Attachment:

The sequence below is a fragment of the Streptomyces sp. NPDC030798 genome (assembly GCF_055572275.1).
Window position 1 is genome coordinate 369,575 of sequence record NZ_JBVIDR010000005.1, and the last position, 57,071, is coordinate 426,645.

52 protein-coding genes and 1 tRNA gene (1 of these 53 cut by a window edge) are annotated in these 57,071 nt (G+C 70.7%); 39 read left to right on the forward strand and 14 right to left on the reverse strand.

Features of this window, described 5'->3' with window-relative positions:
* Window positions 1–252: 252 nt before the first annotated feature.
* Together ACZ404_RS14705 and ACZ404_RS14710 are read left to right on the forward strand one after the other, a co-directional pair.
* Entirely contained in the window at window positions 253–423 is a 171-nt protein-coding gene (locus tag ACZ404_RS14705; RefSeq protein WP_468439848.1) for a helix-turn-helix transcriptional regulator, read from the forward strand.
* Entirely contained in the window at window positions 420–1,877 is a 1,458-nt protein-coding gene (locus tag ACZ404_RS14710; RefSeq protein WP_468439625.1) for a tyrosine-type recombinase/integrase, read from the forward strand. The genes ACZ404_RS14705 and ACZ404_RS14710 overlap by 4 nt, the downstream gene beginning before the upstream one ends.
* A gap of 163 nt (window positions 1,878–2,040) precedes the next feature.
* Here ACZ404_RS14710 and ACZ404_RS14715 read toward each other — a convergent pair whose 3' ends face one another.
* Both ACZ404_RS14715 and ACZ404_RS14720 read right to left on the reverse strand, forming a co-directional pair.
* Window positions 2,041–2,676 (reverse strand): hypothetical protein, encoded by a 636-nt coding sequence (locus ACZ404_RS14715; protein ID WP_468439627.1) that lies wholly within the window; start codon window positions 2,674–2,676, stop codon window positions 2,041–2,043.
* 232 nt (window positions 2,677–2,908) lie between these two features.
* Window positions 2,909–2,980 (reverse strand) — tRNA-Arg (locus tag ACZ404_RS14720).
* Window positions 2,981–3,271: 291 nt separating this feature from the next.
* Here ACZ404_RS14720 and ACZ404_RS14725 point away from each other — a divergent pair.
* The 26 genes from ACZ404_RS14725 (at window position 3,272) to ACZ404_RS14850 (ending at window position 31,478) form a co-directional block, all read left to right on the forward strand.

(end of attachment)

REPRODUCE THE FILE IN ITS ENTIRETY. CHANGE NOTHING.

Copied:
The sequence below is a fragment of the Streptomyces sp. NPDC030798 genome (assembly GCF_055572275.1).
Window position 1 is genome coordinate 369,575 of sequence record NZ_JBVIDR010000005.1, and the last position, 57,071, is coordinate 426,645.

52 protein-coding genes and 1 tRNA gene (1 of these 53 cut by a window edge) are annotated in these 57,071 nt (G+C 70.7%); 39 read left to right on the forward strand and 14 right to left on the reverse strand.

Features of this window, described 5'->3' with window-relative positions:
* Window positions 1–252: 252 nt before the first annotated feature.
* Together ACZ404_RS14705 and ACZ404_RS14710 are read left to right on the forward strand one after the other, a co-directional pair.
* Entirely contained in the window at window positions 253–423 is a 171-nt protein-coding gene (locus tag ACZ404_RS14705; RefSeq protein WP_468439848.1) for a helix-turn-helix transcriptional regulator, read from the forward strand.
* Entirely contained in the window at window positions 420–1,877 is a 1,458-nt protein-coding gene (locus tag ACZ404_RS14710; RefSeq protein WP_468439625.1) for a tyrosine-type recombinase/integrase, read from the forward strand. The genes ACZ404_RS14705 and ACZ404_RS14710 overlap by 4 nt, the downstream gene beginning before the upstream one ends.
* A gap of 163 nt (window positions 1,878–2,040) precedes the next feature.
* Here ACZ404_RS14710 and ACZ404_RS14715 read toward each other — a convergent pair whose 3' ends face one another.
* Both ACZ404_RS14715 and ACZ404_RS14720 read right to left on the reverse strand, forming a co-directional pair.
* Window positions 2,041–2,676 (reverse strand): hypothetical protein, encoded by a 636-nt coding sequence (locus ACZ404_RS14715; protein ID WP_468439627.1) that lies wholly within the window; start codon window positions 2,674–2,676, stop codon window positions 2,041–2,043.
* 232 nt (window positions 2,677–2,908) lie between these two features.
* Window positions 2,909–2,980 (reverse strand) — tRNA-Arg (locus tag ACZ404_RS14720).
* Window positions 2,981–3,271: 291 nt separating this feature from the next.
* Here ACZ404_RS14720 and ACZ404_RS14725 point away from each other — a divergent pair.
* The 26 genes from ACZ404_RS14725 (at window position 3,272) to ACZ404_RS14850 (ending at window position 31,478) form a co-directional block, all read left to right on the forward strand.